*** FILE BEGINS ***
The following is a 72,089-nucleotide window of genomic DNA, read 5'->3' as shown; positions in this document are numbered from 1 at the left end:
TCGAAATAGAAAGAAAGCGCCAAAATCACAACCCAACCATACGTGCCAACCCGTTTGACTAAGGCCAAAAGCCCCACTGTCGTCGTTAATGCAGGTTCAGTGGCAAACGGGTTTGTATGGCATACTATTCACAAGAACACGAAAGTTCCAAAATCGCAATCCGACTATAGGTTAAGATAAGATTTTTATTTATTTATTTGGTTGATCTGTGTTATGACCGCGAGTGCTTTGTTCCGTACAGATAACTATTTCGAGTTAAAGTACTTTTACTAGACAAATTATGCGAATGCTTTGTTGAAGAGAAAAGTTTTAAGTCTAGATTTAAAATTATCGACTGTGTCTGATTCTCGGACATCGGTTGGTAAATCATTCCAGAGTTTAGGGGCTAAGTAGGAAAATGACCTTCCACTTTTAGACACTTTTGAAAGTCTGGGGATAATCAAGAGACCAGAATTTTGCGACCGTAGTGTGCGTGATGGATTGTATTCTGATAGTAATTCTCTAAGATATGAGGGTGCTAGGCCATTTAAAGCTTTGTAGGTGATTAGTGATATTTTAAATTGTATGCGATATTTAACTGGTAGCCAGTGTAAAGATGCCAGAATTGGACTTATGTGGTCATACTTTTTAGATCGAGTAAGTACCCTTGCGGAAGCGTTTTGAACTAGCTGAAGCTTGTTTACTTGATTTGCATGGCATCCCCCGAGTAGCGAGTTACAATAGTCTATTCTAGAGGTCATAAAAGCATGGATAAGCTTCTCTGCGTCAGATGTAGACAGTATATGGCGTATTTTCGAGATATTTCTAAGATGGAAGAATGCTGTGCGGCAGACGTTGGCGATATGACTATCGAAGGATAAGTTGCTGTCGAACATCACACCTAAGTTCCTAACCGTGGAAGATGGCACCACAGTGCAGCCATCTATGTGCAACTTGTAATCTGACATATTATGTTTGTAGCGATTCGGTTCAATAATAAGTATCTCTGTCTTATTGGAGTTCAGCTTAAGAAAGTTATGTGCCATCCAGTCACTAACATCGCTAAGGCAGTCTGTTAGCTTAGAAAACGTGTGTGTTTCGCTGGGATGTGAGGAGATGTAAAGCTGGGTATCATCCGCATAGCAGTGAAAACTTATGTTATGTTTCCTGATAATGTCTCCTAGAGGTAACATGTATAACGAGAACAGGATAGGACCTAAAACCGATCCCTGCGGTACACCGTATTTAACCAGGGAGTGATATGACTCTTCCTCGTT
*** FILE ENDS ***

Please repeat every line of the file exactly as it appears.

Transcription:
The following is a 72,089-nucleotide window of genomic DNA, read 5'->3' as shown; positions in this document are numbered from 1 at the left end:
TCGAAATAGAAAGAAAGCGCCAAAATCACAACCCAACCATACGTGCCAACCCGTTTGACTAAGGCCAAAAGCCCCACTGTCGTCGTTAATGCAGGTTCAGTGGCAAACGGGTTTGTATGGCATACTATTCACAAGAACACGAAAGTTCCAAAATCGCAATCCGACTATAGGTTAAGATAAGATTTTTATTTATTTATTTGGTTGATCTGTGTTATGACCGCGAGTGCTTTGTTCCGTACAGATAACTATTTCGAGTTAAAGTACTTTTACTAGACAAATTATGCGAATGCTTTGTTGAAGAGAAAAGTTTTAAGTCTAGATTTAAAATTATCGACTGTGTCTGATTCTCGGACATCGGTTGGTAAATCATTCCAGAGTTTAGGGGCTAAGTAGGAAAATGACCTTCCACTTTTAGACACTTTTGAAAGTCTGGGGATAATCAAGAGACCAGAATTTTGCGACCGTAGTGTGCGTGATGGATTGTATTCTGATAGTAATTCTCTAAGATATGAGGGTGCTAGGCCATTTAAAGCTTTGTAGGTGATTAGTGATATTTTAAATTGTATGCGATATTTAACTGGTAGCCAGTGTAAAGATGCCAGAATTGGACTTATGTGGTCATACTTTTTAGATCGAGTAAGTACCCTTGCGGAAGCGTTTTGAACTAGCTGAAGCTTGTTTACTTGATTTGCATGGCATCCCCCGAGTAGCGAGTTACAATAGTCTATTCTAGAGGTCATAAAAGCATGGATAAGCTTCTCTGCGTCAGATGTAGACAGTATATGGCGTATTTTCGAGATATTTCTAAGATGGAAGAATGCTGTGCGGCAGACGTTGGCGATATGACTATCGAAGGATAAGTTGCTGTCGAACATCACACCTAAGTTCCTAACCGTGGAAGATGGCACCACAGTGCAGCCATCTATGTGCAACTTGTAATCTGACATATTATGTTTGTAGCGATTCGGTTCAATAATAAGTATCTCTGTCTTATTGGAGTTCAGCTTAAGAAAGTTATGTGCCATCCAGTCACTAACATCGCTAAGGCAGTCTGTTAGCTTAGAAAACGTGTGTGTTTCGCTGGGATGTGAGGAGATGTAAAGCTGGGTATCATCCGCATAGCAGTGAAAACTTATGTTATGTTTCCTGATAATGTCTCCTAGAGGTAACATGTATAACGAGAACAGGATAGGACCTAAAACCGATCCCTGCGGTACACCGTATTTAACCAGGGAGTGATATGACTCTTCCTCGTT